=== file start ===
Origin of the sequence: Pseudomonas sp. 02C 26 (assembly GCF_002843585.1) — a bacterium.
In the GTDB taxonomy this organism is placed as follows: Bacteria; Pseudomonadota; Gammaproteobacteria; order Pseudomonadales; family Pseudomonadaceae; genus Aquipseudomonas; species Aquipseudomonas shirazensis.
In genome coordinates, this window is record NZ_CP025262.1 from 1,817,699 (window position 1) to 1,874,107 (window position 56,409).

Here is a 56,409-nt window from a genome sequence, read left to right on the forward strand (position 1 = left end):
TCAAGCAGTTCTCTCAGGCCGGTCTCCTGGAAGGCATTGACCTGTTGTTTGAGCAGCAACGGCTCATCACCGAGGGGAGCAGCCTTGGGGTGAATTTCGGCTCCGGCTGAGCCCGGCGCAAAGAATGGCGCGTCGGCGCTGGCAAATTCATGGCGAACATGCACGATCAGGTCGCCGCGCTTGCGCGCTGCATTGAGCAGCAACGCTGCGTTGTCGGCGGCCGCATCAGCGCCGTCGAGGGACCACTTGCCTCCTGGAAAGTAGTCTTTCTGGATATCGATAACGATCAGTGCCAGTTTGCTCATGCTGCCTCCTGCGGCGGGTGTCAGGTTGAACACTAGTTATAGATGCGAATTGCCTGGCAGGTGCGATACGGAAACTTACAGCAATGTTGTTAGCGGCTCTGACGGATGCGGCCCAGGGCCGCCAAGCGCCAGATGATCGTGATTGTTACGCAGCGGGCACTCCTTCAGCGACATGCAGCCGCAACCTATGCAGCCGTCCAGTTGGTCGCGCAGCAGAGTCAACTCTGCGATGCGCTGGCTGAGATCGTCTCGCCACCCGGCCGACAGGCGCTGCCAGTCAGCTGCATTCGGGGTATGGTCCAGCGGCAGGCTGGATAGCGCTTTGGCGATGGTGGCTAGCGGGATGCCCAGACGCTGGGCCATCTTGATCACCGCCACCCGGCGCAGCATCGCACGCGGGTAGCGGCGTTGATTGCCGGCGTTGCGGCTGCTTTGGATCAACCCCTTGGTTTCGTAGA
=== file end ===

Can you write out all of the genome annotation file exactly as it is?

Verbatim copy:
Origin of the sequence: Pseudomonas sp. 02C 26 (assembly GCF_002843585.1) — a bacterium.
In the GTDB taxonomy this organism is placed as follows: Bacteria; Pseudomonadota; Gammaproteobacteria; order Pseudomonadales; family Pseudomonadaceae; genus Aquipseudomonas; species Aquipseudomonas shirazensis.
In genome coordinates, this window is record NZ_CP025262.1 from 1,817,699 (window position 1) to 1,874,107 (window position 56,409).

Here is a 56,409-nt window from a genome sequence, read left to right on the forward strand (position 1 = left end):
TCAAGCAGTTCTCTCAGGCCGGTCTCCTGGAAGGCATTGACCTGTTGTTTGAGCAGCAACGGCTCATCACCGAGGGGAGCAGCCTTGGGGTGAATTTCGGCTCCGGCTGAGCCCGGCGCAAAGAATGGCGCGTCGGCGCTGGCAAATTCATGGCGAACATGCACGATCAGGTCGCCGCGCTTGCGCGCTGCATTGAGCAGCAACGCTGCGTTGTCGGCGGCCGCATCAGCGCCGTCGAGGGACCACTTGCCTCCTGGAAAGTAGTCTTTCTGGATATCGATAACGATCAGTGCCAGTTTGCTCATGCTGCCTCCTGCGGCGGGTGTCAGGTTGAACACTAGTTATAGATGCGAATTGCCTGGCAGGTGCGATACGGAAACTTACAGCAATGTTGTTAGCGGCTCTGACGGATGCGGCCCAGGGCCGCCAAGCGCCAGATGATCGTGATTGTTACGCAGCGGGCACTCCTTCAGCGACATGCAGCCGCAACCTATGCAGCCGTCCAGTTGGTCGCGCAGCAGAGTCAACTCTGCGATGCGCTGGCTGAGATCGTCTCGCCACCCGGCCGACAGGCGCTGCCAGTCAGCTGCATTCGGGGTATGGTCCAGCGGCAGGCTGGATAGCGCTTTGGCGATGGTGGCTAGCGGGATGCCCAGACGCTGGGCCATCTTGATCACCGCCACCCGGCGCAGCATCGCACGCGGGTAGCGGCGTTGATTGCCGGCGTTGCGGCTGCTTTGGATCAACCCCTTGGTTTCGTAGA